riter-director Paddy Considine’s stunning first feature is about the way grief and rage come and go contemptuous of individual self-preservation. Peter Mullan is jobless fifty-something Joseph, a drinking, raging bull of a man (“Robert Fucking DeNiro”) in a rainy Midlands village. A widower and self-styled “cunt,” he moves from pub to house, mutters to himself, insults his neighbors, and even kills Buddy, his dog. “I am not a nice human being,” he boasts, believably. His best friend is dying of cancer; his overweight, diabetes-stricken wife died after having her legs amputated. Joseph nicknamed her Tyrannosaur because of the thumping noises her footfalls made when she could still walk.
By chance, or so it seems, Joseph grudgingly befriends the pious local community store clerk, Hannah (Olivia Colman), who tries issuing comfort and forgiveness. His response to Godliness is predictable: “I don’t want anything from that fuck.” But what seems at that point like the story of a mangled man is overturned when Considine suddenly zeros in on Hannah, who underneath her good offices is a battered wife whose embrace of faith is a last-ditch escape mechanism that isn’t working.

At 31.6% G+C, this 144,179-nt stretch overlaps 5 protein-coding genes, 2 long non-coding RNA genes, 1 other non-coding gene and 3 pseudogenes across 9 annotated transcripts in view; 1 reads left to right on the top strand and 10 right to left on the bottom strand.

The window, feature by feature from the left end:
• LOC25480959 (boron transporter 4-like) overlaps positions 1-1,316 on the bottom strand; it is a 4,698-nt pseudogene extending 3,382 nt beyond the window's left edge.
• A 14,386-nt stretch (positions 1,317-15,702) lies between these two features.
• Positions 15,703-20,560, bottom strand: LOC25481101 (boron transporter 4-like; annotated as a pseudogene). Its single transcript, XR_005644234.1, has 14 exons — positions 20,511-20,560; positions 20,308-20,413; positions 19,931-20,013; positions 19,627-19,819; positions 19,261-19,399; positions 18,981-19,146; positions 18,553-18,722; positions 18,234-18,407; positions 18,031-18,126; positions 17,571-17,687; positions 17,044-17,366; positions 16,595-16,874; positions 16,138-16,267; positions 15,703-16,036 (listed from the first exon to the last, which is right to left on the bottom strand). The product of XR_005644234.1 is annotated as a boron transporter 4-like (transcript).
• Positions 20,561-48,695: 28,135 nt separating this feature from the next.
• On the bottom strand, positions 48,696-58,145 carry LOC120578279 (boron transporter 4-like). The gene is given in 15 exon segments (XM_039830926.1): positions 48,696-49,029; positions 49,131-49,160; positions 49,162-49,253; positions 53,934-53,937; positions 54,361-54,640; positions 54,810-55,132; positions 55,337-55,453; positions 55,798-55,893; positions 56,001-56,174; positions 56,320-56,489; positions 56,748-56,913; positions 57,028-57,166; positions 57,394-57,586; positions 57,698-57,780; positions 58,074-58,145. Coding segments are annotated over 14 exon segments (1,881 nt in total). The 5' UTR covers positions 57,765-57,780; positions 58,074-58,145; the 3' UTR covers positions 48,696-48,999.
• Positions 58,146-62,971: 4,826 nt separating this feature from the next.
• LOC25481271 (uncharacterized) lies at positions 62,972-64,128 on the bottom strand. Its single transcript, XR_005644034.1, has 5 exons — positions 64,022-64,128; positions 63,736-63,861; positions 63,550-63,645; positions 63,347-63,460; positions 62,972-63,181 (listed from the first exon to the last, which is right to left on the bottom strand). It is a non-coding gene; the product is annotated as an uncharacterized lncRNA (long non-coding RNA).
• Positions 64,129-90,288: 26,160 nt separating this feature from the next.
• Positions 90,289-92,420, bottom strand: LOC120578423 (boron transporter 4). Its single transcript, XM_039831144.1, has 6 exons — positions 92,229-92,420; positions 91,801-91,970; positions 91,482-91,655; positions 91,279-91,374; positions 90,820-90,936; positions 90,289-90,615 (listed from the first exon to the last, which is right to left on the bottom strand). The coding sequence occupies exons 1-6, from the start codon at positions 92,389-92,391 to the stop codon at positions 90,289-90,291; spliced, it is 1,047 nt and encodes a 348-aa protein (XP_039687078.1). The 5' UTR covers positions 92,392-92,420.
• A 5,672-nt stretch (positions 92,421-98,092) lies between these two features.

Trapped between two violent men, a wild husband and the enigmatic Joseph, she finds shelter with the latter. They are birds of a feather, one wounded and loud, and the other wounded and cowed. But Considine offers no lasting truce, and Hannah’s story offers even more surprises. Nothing about this superb actor’s movie story is linear. Tormented Joseph is a fascinating creation, as is Hannah in response to him. Scotsman Mullan and British TV veteran Colman are good beyond measure in a compassionate story that fakes nothing.